“With respect to your piece on Home Mortgage Deductions, could this reasoning also apply to paying down your mortgage? I feel like such a sap getting a 15-year mortgage at 8% instead of a 30-year at 8.25%. We’re sending about $300 extra to the mortgage company each month. Being in the 15% tax bracket and filing a joint return, are we doing an OK thing? — Mitch”
Don’t feel like a sap, Mitch. By doing this, you are “earning” 8.25% risk-free on all the extra money you use to pay down the mortgage, all those $300 checks. I.e., not having to pay 8.25% for 30 years is as good as earning 8.25%.
That may not sound like much when the stock market is rising 15% in a single quarter, but it won’t sound bad at all in quarters when the market drops 10% or 15%, and we’ll have some quarters like that one of these days, too. (At least, we always have before.) What’s more, the 8.25% you are “earning” on your additional principal payments is “tax-free” if you don’t itemize your deductions, or only lightly taxed at 15% if you do.
(In other words, just as the 8.25% interest you’d pay on a 30-year mortgage really is 8.25% after-tax if you don’t itemize deductions, or else about 7% if you do, so, too, is not having to pay it worth either 8.25% or 7% to you.)
Indeed, it’s even better than this, because not only are you “earning” 8.25% on those extra $300 monthly payments, you are also reducing the interest rate from 8.25% to 8% on the portion of the loan you would have paid even if you had gone for the traditional 30-year mortgage. So that extra $3,600 a year is saving you interest two ways. That bumps the rate you’re earning on it up to about 9% by my Intuitive Calculator. Unfortunately, I couldn’t figure out the way to calculate it precisely on my Real Calculator, but the great thing about the audience for this column is that several of you, I know, will ride to my rescue. I await your e-mail.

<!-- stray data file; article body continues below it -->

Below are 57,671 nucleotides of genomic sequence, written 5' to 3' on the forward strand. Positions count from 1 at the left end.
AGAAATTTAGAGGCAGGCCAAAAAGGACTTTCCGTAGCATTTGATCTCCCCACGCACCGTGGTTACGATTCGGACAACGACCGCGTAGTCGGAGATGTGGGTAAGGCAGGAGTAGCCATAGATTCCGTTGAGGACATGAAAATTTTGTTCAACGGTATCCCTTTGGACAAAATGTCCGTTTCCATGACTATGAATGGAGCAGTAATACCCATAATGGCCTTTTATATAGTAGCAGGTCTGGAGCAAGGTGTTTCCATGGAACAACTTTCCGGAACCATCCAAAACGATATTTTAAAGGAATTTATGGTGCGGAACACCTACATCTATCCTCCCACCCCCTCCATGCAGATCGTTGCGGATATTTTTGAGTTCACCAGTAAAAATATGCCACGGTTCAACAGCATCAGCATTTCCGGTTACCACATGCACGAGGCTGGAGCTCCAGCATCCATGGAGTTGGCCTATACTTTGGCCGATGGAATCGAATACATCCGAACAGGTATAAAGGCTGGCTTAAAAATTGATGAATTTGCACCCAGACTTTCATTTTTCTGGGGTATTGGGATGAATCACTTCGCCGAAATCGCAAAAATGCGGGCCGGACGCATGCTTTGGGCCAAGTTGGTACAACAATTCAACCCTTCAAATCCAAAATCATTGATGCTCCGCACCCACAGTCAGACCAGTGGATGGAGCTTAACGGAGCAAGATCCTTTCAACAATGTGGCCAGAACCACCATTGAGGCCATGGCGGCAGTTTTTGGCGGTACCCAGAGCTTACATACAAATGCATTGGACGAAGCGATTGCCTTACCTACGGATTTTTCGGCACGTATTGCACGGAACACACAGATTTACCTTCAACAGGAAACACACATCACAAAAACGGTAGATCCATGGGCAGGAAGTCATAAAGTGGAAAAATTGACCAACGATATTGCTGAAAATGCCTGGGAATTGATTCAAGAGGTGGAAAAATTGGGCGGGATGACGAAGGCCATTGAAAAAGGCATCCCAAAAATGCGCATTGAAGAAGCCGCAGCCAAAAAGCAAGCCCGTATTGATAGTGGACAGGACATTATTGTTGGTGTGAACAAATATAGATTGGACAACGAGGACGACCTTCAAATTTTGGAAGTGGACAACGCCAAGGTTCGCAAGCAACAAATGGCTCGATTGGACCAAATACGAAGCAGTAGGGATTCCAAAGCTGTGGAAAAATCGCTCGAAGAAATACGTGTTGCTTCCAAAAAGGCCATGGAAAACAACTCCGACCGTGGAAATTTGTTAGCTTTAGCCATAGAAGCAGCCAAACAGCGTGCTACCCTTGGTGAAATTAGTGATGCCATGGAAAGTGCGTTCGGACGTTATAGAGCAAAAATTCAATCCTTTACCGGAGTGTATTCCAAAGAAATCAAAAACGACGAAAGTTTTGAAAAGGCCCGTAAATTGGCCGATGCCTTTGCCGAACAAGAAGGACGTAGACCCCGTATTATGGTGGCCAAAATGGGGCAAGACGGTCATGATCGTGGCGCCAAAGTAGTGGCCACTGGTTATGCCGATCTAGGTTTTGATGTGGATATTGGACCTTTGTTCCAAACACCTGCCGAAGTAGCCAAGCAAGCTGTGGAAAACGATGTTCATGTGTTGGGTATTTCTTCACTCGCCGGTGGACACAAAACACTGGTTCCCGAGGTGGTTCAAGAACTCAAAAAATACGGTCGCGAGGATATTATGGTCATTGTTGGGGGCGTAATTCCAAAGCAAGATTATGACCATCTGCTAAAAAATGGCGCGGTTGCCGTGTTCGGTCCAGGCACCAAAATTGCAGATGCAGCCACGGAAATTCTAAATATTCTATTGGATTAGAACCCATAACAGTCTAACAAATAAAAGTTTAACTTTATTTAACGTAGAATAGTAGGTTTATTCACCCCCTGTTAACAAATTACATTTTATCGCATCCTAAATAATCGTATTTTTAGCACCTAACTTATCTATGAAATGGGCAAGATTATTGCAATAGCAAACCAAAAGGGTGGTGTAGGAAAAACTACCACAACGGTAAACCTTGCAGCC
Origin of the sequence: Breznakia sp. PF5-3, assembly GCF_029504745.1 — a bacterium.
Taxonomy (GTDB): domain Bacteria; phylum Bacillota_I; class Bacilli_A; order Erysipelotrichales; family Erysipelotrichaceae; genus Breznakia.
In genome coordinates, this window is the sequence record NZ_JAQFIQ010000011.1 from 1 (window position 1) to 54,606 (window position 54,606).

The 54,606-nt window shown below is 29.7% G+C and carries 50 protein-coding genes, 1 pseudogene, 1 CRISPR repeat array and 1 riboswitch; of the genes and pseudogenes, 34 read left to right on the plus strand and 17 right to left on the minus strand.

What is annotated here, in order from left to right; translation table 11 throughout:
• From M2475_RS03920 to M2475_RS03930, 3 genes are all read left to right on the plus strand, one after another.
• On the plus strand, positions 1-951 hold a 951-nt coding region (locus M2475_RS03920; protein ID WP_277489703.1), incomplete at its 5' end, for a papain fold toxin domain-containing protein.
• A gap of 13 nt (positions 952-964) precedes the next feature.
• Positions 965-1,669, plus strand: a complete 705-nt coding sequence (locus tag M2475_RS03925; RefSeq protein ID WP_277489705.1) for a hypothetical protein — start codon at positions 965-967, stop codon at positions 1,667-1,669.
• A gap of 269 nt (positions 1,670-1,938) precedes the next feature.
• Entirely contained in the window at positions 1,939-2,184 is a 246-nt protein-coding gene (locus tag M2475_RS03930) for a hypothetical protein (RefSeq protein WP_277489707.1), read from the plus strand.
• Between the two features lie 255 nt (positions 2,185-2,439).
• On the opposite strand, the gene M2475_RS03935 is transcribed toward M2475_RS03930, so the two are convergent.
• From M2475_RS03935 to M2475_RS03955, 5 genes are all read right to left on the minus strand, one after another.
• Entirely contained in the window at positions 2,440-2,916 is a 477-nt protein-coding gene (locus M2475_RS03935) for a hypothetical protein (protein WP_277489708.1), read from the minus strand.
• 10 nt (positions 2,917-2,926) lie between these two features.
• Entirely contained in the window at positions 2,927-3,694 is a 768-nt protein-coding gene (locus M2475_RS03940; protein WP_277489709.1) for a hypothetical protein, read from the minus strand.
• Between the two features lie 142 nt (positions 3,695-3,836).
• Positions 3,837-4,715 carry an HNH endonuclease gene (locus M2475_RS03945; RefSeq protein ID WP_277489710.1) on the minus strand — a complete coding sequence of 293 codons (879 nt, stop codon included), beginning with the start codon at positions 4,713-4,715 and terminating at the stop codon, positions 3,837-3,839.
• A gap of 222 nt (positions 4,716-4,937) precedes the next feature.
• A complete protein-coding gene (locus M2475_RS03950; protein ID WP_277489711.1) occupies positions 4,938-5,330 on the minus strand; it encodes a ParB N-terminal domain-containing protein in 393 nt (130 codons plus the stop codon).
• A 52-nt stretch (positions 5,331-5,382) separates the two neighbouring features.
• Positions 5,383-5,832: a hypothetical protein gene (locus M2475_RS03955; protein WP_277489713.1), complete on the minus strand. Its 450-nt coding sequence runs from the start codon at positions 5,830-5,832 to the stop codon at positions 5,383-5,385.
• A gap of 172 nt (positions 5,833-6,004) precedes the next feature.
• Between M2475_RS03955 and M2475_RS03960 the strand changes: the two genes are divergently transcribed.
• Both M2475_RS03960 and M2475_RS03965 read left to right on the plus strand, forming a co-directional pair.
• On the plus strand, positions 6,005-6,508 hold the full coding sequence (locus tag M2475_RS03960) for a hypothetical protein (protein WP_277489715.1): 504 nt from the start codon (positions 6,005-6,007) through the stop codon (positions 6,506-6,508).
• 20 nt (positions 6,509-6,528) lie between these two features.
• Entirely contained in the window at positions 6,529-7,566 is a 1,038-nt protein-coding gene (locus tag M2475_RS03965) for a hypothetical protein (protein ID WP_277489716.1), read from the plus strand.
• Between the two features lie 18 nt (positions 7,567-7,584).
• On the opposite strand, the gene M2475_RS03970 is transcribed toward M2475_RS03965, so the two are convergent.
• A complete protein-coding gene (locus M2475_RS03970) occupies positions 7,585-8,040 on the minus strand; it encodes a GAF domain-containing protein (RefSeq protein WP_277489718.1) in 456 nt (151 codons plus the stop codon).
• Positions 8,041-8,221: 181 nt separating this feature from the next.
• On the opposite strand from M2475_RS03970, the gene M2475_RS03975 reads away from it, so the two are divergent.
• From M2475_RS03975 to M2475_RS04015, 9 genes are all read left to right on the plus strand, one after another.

The point is: 9% risk-free and virtually tax-free is terrific. What’s more, this is a form of forced saving, and who among us can’t use a little help from time to time saving money? That has some value, too.
If you were in a high tax bracket, the case would be less clear. Say you lived in a high-tax state and between federal and local income tax were around the 50% bracket. That 8.25% 30-year mortgage would really cost you roughly 4.25% in interest after tax, so not having to pay it would be like earning only 4.25%, or perhaps a bit more than 4.5% after giving credit also to the lowered interest rate on the rest of the loan.
If you could afford the risk and thought you could find a company whose stock would grow at 10% compounded over 30 years — free of any tax until you sold it, and then taxable at only the long-term capital gains rate, which is likely to be lower than your current 50% rate — you would clearly come out far ahead taking the 30-year loan.
(But not far ahead of Mitch. Mitch, if he doesn’t itemize, is earning close to 9% after tax by taking the 15-year loan. You, in this example, are earning 10% that is not risk-free and will eventually be taxed.)
Mitch: If you have a safe way to earn 18% instead of 9% — paying off your credit card debt being the only one I can think of — then maybe you are a sap for taking the 15-year loan. Otherwise, 8.25% (or in this case more like 9%) guaranteed, and in easy little increments, is just fine as one element of your investment mix.
Quote of the Day
What's so fair about eliminating the interest deduction on your first car but not on your second home?~Murray Weidenbaum
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